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Old 07-31-2020, 11:12 AM
  #7  
Big Uncle
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This is a popular topic lately. The anti-gun crowd is cheering and the internet rumor mill is in full swing. As most of us do not know very much about the process perhaps some discussion using small words might be helpful.

A very important thing to know is that this is a Chapter 11 filing, not a Chapter 7. A Chapter 11 allows for reorganization and negotiations with creditors. A Chapter 7 is a liquidation. There is a lot of gamesmanship in a filing of this type. Will creditors be willing to play ball? People who deal with these issues are well aware that pushing too hard could result in a liquidation that would almost guarantee that the creditors will walk away with only "pennies on the dollar" or completely emptyhanded.

Selling assets (including intellectual property such as patents and trade names) could be a result leaving an empty bucket for the Sandy Hook plaintiffs. The SCOTUS is allowing those civil suits to go ahead in the Connecticut courts and the outcome is very unclear but currently there is no liability. If the Sandy Hook suits are successful it will almost certainly open the floodgates for other suits to be filed against other gunmakers. Defending the suits will be very expensive for Remington whether they win or lose. This might be a good time to sell the operating assets and let a new management company continue production. The current shareholders, the creditors, the Sandy Hook plaintiffs, the firearms industry, and we sportsmen all have a lot at stake.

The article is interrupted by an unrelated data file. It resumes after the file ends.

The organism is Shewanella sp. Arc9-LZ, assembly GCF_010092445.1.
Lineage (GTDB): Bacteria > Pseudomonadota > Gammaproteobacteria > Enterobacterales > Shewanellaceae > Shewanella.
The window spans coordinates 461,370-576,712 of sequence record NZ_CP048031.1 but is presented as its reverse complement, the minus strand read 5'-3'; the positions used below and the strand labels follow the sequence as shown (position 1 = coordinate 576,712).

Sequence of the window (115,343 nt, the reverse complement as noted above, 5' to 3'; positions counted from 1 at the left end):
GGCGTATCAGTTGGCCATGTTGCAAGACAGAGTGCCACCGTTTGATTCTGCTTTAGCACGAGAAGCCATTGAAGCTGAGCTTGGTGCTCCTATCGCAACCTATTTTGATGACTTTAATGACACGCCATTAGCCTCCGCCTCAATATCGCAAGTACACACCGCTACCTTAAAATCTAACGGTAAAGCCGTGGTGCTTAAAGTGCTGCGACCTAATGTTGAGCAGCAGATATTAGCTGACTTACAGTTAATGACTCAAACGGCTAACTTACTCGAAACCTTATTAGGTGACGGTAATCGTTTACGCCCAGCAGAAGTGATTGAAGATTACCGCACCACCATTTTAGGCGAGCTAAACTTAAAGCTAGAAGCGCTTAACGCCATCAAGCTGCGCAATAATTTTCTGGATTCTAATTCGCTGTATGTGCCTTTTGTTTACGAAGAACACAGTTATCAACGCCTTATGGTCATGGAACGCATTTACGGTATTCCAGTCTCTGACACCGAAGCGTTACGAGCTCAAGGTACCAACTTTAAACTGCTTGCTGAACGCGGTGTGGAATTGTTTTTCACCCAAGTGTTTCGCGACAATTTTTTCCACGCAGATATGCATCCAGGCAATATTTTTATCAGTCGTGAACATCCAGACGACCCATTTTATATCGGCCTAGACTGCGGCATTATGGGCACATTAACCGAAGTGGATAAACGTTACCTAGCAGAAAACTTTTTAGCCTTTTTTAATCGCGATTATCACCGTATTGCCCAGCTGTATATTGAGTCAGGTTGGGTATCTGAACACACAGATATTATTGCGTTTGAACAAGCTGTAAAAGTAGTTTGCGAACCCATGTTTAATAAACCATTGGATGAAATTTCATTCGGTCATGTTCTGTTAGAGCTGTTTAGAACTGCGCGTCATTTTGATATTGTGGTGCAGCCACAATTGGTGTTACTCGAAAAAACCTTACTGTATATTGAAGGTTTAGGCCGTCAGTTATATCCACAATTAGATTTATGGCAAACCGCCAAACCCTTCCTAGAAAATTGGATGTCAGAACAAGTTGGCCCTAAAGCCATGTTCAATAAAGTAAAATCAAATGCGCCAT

There is much going on that only the insiders would know, and there are many moving parts. I am rooting for Remington to survive for another 200 years and for the firearms industry to survive the legal and political attacks. Obviously not everybody shares those sentiments.

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